Max HR isn't a particularly useful metric. Not only is it particularly difficult to measure/estimate, but it can't be used to accurately define training zones, as there are large variations between individuals with regards to % of MHR they can sustain for various durations. It can even change for an individual based on their current state of training.

Basing zones on Lactate Threshold Heart Rate (LTHR) is a much more useful metric for determining appropriate training zones. The most common way to determine LTHR is by performing a 30 minute solo time trial as if it were a race, and taking the average HR for the last 20 minutes of the effort. https://www.trainingpeaks.com/blog/joe-friel-s-quick-guide-to-setting-zones/

Finally, you can (and should) use RPE (Rate of Perceived Exertion) alongside heart rate to try to ensure you are in the correct zone. Numerous effects such as fatigue, caffeine and even time of day can have a large impact on HR, so learning how zones feel is very useful. For example i find if I'm no longer able to breathe through my nose, i've moved into Tempo zone.

Here's a very handy chart: ICA zone chart

  • 1
    Basing zones on Lactate Threshold Heart Rate (LTHR) is a much more useful metric for determining appropriate training zones It's certainly better than using a percentage of the 220 - age wild-ass-guess "max hr", but using a percentage of your LTHR to establish training zones can still be off, and for some it can be way off. As @mattnz alluded to in his comment, you really need to do full VO2 max testing. And for the cost of that you can probably get yourself a decent power meter and just train with power... Commented Jun 2, 2021 at 10:08
  • What does RPE stand for?
    – ojs
    Commented Jun 2, 2021 at 10:12
  • @ojs Rate of Perceived Exertion - updated answer to clarify
    – Andy P
    Commented Jun 2, 2021 at 10:13
  • @AndrewHenle But AndyP also is saying, I think: to ensure you remain in zone 3, get a power meter and measure your functional threshold power. Now the question to you is: this requires both getting a power meter and doing a VO2 max test to figure out one's (maximal) FTP. What am I missing?
    – Sam7919
    Commented Jun 2, 2021 at 10:33
  • 1
    @AndrewHenle I am not certain that a full VO2max test would get the OP a better way to set their training zones. They would get ... their VO2 max? Isn't % of LTHR the best guess available to the OP given no power meter?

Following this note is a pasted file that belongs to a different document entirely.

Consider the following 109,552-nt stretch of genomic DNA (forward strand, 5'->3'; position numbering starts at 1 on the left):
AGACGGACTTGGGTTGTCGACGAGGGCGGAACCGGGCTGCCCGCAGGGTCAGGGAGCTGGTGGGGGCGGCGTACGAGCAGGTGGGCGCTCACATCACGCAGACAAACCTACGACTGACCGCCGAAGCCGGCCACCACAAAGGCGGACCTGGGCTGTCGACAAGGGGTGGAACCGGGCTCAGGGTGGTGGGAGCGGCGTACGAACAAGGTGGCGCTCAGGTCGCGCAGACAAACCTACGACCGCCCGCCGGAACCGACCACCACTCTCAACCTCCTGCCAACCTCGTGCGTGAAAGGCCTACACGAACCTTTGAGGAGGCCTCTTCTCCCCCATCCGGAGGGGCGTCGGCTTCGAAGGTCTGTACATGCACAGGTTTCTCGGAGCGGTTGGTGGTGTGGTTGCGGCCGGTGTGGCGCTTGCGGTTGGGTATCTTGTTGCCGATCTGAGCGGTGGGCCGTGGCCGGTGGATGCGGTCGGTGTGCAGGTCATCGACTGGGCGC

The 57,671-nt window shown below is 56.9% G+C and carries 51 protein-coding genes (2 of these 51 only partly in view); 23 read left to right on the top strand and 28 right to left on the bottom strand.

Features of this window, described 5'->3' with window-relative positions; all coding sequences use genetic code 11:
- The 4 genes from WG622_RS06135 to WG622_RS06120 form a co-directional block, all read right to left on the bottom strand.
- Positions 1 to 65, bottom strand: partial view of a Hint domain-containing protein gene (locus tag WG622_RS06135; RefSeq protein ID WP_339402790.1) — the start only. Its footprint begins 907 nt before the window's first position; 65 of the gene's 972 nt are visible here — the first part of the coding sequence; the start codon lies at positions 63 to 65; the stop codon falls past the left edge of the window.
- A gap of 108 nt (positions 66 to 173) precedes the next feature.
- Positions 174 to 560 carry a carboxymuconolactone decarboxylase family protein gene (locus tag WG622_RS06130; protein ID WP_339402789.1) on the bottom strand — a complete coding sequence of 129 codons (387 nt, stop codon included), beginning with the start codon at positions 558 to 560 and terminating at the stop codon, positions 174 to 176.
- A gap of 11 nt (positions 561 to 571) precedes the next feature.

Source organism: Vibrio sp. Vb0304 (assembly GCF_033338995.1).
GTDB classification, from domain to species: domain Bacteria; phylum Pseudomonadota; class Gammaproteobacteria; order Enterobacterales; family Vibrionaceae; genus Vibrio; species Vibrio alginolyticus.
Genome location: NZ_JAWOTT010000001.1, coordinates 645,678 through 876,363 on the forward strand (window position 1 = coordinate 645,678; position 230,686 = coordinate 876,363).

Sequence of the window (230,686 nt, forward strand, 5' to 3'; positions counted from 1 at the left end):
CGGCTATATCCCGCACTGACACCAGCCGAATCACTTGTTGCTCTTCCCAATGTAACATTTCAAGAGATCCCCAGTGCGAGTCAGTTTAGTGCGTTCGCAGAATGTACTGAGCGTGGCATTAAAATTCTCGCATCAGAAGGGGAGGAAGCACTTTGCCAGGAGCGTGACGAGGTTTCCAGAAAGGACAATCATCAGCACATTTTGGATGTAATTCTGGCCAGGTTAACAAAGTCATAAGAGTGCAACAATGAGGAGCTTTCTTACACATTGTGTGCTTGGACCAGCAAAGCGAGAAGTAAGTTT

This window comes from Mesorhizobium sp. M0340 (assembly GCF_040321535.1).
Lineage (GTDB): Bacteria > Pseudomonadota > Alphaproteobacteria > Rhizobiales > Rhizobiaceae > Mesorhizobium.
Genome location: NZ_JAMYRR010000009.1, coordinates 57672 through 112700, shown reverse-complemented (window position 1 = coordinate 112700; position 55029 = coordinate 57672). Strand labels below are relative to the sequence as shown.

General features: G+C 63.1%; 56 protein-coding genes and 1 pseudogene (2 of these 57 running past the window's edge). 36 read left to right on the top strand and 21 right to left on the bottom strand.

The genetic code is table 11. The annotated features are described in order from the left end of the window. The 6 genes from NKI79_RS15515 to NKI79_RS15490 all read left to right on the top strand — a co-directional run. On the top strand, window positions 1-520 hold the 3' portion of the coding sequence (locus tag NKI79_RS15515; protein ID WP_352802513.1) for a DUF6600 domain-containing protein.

– Weiwen Ng
    Commented Jun 2, 2021 at 12:37

Answering the question as written at the time of answering and avoiding all side tracks about the meaning of the zones: Whenever you find yourself above the target zone, slow down. When you are below the target zone, ride harder. To avoid overshooting the target, do the changes gradually, do not jump to full stop or maximum effort right away. If you go right over the target zone at the beginning and can't get to the zone, start with a slow warmup and approach the target zone from below.

  • 1
    But how is one supposed to recognize that he/her is "above the target zone" and "below the target zone"? That is the whole point of this question. Commented Jun 2, 2021 at 13:01
  • 1
    By looking at the HRM. Of course I could have missed some detail that prevents the OP from doing so...
    – ojs
    Commented Jun 2, 2021 at 15:08
  • I'm with @ojs on this one. When I first started using an HRM, some time in the mid 1990s, it would beep when I dropped below or went above the target range that I set (eg 150-180). So I just work harder or less. I also think that OP is reading the numbers wrong or making some mistake understanding the equipment.
    – jqning
    Commented Jun 2, 2021 at 17:00
  • @Sam whilst a power meter is the gold standard, I actually did quite the opposite to saying 'forget about it and get a power meter'. I told you how to get the best approximation of zones without a power meter
    – Andy P
    Commented Jun 2, 2021 at 23:06
  • 1
    BTW, the zone 1 isn't usually about resting heart rate, because the HRM is supposed to be used for exercise, not for resting.
    – ojs
    Commented Jun 3, 2021 at 5:28

I guess the data you are seeing and posting here are "zone" not in the sense of "Heart Rate Zone" (let's call them HRZ) but in the sense of some proprietary "manufacturer(r) Training Zone " (let's call them MTZ).

Probably your sensor is recording HRZ, then the page where you visualize the data is doing some processing to calculate the MTZ. Then it can be anything, it can be that MTZ = 4 if HRZ is between 3.5 and 4.4, it can even be that MTZ = 5 if HRZ = 1 ... that would make sense with yor MTZ = 1 being null, since you stated that you never crossed HRZ 4.8/4.9 .

Then, given the data you posted, it can be everything, it can even be cumulative, as someone commented, in the sense that

  1. MTZ = 5 means simply HRZ >0.5,
  2. MTZ = 4 is HRZ > 1.5,
  3. MTZ = 3 when HRZ > 2.5

and so on ...